MIT’s new tech turns power plants and data centers into water sources

By Adele Peters

June 08, 2018

In the future, the rooftop of a data center owned by Amazon or Facebook might become a new source of local drinking water. New technology from MIT researchers can capture large amounts of water from the cooling towers that vent steam to keep the systems from overheating–meaning that data centers, other large buildings, and power plants could double as water generation plants.


“We want to become a water company and address the water scarcity problem,” says Kripa Varanasi, a mechanical engineering professor at MIT. “In that sense, we are thinking of each of these cooling towers as water farms.”

MIT’s new tech turns power plants and data centers into water sources |
[Photo: Melanie Gonick/MIT]

A typical 600-megawatt power plant used at half capacity to handle peak power demand uses as much water as 100,000 people would in a year. Cooling towers at power plants use massive amounts of water–in the U.S., around a trillion gallons a year–to cool down high-temperature steam. Right now, much of that water is just goes back into the atmosphere as plumes of vapor. Varanasi estimates at a 600-megawatt plant, the new technology could save 150 million gallons of water per year.

MIT’s new tech turns power plants and data centers into water sources |
[Photo: courtesy of the researchers]

The tech improves on systems that have been used in the past to harvest water from fog. Those older systems aren’t efficient–if you hang a plastic or metal mesh in the middle of fog, you might capture only 1%-3% of water droplets, because airflow carries water past the device. But by zapping the fog with a beam of ions, electrically charged droplets are drawn towards the mesh, and then roll down into a collection pan.

For power plants, or other buildings with cooling towers, using the new equipment could save millions on water bills, in some cases. Industry could reuse the captured water directly. But because the cooling towers create distilled water, it could also be treated further and used for drinking water. “If you install a cooling tower, it’s like doing desalination,” says Varanasi, who estimates that the technology could offset the need for building 70% of new desalination plants in the next decade.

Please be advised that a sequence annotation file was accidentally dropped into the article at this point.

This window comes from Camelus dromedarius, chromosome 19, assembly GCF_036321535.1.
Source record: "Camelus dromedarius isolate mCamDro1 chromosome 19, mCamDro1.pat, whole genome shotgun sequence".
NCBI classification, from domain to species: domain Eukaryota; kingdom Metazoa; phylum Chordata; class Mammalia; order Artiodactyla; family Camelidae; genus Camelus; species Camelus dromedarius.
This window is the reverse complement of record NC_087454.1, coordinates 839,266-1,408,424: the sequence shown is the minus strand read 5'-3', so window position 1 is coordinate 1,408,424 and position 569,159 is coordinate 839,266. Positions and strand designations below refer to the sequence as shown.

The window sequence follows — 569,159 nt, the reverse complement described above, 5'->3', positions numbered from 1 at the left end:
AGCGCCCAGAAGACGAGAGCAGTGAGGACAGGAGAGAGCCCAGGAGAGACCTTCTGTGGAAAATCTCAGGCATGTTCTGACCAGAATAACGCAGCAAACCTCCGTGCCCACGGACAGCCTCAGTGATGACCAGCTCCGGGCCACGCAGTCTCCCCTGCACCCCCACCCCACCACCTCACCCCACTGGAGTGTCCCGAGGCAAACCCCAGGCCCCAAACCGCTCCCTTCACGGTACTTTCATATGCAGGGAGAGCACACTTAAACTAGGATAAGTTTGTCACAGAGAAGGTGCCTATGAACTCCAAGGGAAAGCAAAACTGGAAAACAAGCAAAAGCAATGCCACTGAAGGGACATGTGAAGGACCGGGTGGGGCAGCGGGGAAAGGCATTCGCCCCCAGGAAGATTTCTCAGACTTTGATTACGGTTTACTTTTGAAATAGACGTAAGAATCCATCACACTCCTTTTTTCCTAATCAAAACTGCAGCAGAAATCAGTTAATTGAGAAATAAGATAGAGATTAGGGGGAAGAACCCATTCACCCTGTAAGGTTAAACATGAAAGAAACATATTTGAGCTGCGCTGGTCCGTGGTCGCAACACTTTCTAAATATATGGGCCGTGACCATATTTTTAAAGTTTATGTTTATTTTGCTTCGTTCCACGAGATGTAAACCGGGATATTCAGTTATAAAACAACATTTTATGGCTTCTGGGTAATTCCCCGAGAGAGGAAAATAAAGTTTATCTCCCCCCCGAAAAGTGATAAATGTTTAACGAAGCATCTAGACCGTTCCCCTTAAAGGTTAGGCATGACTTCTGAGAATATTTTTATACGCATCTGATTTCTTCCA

In Cape Town, for example, the government is relying on desalination plants, which turn seawater into drinking water, to address its current water crisis. MIT’s technology, Varanasi says, could be used to produce more water than a current desalination plant at a lower cost. The researchers estimate that installing the new system on the local power plant would be about a third of the cost of building a new desalination plant, and the operating costs would be 50 times less.

The team will launch a new startup this summer, called Infinite Cooling, to bring the tech to market. Varanasi, who previously launched a company called LiquiGlide to market another invention–a nontoxic coating that can solve the problem of getting ketchup out of bottles–didn’t want the work to be stuck in the lab. This fall, the team plans to begin testing the technology at MIT’s Central Utility Plant before moving on to larger power plants. “We hope to reduce the water footprint of the campus while proving out the technology,” he says.


The researchers published a new article in Science about the technology.


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